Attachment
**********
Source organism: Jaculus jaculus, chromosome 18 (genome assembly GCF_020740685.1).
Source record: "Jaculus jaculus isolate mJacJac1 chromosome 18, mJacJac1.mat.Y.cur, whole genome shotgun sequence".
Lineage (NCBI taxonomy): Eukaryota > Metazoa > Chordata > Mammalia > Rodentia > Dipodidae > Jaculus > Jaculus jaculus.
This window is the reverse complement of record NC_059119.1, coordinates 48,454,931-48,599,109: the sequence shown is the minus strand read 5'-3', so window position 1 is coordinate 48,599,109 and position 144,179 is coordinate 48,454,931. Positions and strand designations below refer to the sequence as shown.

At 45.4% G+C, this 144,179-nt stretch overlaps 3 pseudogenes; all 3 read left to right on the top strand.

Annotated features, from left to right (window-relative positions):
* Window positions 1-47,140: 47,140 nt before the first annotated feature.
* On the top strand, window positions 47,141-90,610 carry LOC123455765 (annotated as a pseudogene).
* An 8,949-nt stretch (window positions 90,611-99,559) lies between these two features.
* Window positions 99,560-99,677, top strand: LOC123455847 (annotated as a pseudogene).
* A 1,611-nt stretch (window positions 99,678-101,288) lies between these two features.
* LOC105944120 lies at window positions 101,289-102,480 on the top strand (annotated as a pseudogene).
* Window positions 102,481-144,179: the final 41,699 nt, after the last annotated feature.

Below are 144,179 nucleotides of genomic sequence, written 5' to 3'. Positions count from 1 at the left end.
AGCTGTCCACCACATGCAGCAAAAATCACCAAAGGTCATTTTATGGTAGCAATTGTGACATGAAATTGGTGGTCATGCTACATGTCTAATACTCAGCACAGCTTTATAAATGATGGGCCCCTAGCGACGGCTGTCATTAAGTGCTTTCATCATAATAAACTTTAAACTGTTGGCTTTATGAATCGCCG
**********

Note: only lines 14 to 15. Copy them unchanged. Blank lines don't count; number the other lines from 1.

Below are 144,179 nucleotides of genomic sequence, written 5' to 3'. Positions count from 1 at the left end.
AGCTGTCCACCACATGCAGCAAAAATCACCAAAGGTCATTTTATGGTAGCAATTGTGACATGAAATTGGTGGTCATGCTACATGTCTAATACTCAGCACAGCTTTATAAATGATGGGCCCCTAGCGACGGCTGTCATTAAGTGCTTTCATCATAATAAACTTTAAACTGTTGGCTTTATGAATCGCCG